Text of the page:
Humans have a tendency to claim whatever area they want and build houses, malls, marinas, etc. over the natural habitat many animals claim as their home.  If this trend continues, mangrove forests could be wiped out entirely, and the nursery and permanent habitats for a multitude of species could vanish.  This in turn could have many impacts on our lives, such as:  smaller fish populations of species we eat (nowhere for their juveniles to be safe), eroding coastlines (no protection from a wall-like mangrove forest), and an overall decrease in the natural and beautiful species native to particular areas that are integral for their survival.  Any amount of mangrove loss consequently means a loss of ecological, economic, and conservation functions.  Populations of fish that we eat will decline, which will be detrimental to the already above-carrying capacity fishing industry.

While it may seem that this is a far-away problem in the future, more advanced and supported conservation efforts need to begin and be maintained now in order for this precious ecosystem to survive.  It is so important to learn what these habitats do for our world so we can begin to teach others how to care for them and help save such an integral habitat for so many different organisms.


Marine Spatial Ecology Laboratory, School of Biological and Chemical Sciences, University of Exeter, Prince of Wales Road, Exeter EX4 4PS, UK

Mumby, P. J., Edwards, A. J., Arias-Gonzalez, E., Lindeman, K. C., Blackwell, P. G., Gall, A., . . . Llewellyn, G. (2004). Mangroves enhance the biomass of coral reef fish communities in the Caribbean. Nature, 427, 533-536. Retrieved March 18, 2016.

U.S. Fish and Wildlife Service. (n.d.). Mangroves, Multi-species Recovery Plan for South Florida (pp. 3-519-3-545).

Valiela, I., Bowen, J. L., & York, J. K. (2001). Mangrove Forests: One of the World’s Threatened Major Tropical Environements. BioScience, 51(10), 801-815. Retrieved March 18, 2016.

An Analysis of Movement Patterns in Smalltooth Sawfish

By Laura Vander Meiden, RJD Intern

A new study by researchers at Florida State University and NOAA National Marine Fisheries assesses the habitat needs of juvenile smalltooth sawfish in an attempt to better understand what measures should be taken to protect them. Smalltooth sawfish are bottom dwelling fish very distantly related to sharks. They, and other sawfish, are characterized by their long, toothed rostrum (nose) that closely resembles a saw blade. This snout is quite prone to getting tangled in fishing gear which, in addition to habitat loss and exploitation by the global animal part trade, has led all five species of sawfish to be listed as either endangered or critically endangered. By analyzing the movements of juvenile smalltooth sawfish, this study adds to the base of knowledge needed to properly care for these species.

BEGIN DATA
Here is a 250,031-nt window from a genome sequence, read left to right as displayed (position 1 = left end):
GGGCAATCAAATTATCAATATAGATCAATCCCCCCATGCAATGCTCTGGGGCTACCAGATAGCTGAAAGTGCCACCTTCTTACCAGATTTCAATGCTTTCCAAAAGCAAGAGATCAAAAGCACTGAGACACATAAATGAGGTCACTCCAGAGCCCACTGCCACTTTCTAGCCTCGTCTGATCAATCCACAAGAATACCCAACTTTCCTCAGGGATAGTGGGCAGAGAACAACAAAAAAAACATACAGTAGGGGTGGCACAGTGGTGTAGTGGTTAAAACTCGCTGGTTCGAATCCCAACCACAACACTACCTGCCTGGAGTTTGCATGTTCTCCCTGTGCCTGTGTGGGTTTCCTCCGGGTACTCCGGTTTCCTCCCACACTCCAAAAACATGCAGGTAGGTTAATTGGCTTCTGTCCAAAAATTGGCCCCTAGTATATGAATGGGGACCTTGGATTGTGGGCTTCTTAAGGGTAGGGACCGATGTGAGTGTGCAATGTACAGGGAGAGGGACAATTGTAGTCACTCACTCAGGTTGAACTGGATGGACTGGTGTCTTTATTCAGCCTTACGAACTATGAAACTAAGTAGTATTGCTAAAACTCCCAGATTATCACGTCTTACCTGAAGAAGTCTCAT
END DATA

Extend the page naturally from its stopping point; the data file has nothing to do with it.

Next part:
Entangled sawfish.

A sawfish entangled in fishing line., Photo by Tobey Curtis/ Florida Museum of Natural History

The study took place in three southern Florida bays, two in Everglades National Park and one in Ten Thousand Islands National Wildlife Refuge. Though the bays varied in size, all were lined with red and black mangroves and were “relatively pristine” compared to other areas in which sawfish are found. This use of optimal habitat allowed the scientists to see what juvenile sawfish behavior should look like, information that can then be used to improve less optimal habitats.

The scientists tagged seven juvenile sawfish with acoustic transmitters. These transmitters had a battery life of six months during which they would emit a signal every two to three seconds. Signals had to be actively gathered by researchers with a hydrophone and receiver; the signals didn’t automatically go into database.  Overall, the researchers collected 224 hours of movement data. From this data they found that the sawfish stayed close to mangroves each individual stayed, on average, less that 100m from mangrove-fringed shoreline. The juveniles also had the highest rate of activity at night, suggesting that this was when they foraged for food. Most interestingly, they found that the size of area in which the sawfish moved directly correlated with the size of the bay, however in all cases the activity space for each individual increased day by day.

This information is important for sawfish management plans, since habitat requirements for juvenile sawfish may have been previously underestimated in studies that did not take continuous measurements of activity space. The scientists hypothesize that this increase in activity space could be due to the rapid growth of juvenile sawfish and a way to avoid competing for food with other juvenile sawfish. The fact that sawfish in larger bays had larger activity spaces while those in smaller bays had smaller activity spaces is also important.  This means that one overall management plan may not be best for the sawfish. Instead management plans should be specific to each area they address.


A plate sketching of a sawfish.

Ultimately this study added significantly to existing information on the habitat requirements of juvenile sawfish. The results from this study can serve as a platform upon which new research and improved management plans can be built, both of which are integral in protecting smalltooth sawfish populations.



Hollensead, L., Grubbs, R., Carlson, J., & Bethea, D. (2015). Analysis of fine-scale daily movement patterns of juvenile Pristis pectinata within a nursery habitat. Aquatic Conservation: Marine and Freshwater Ecosystems.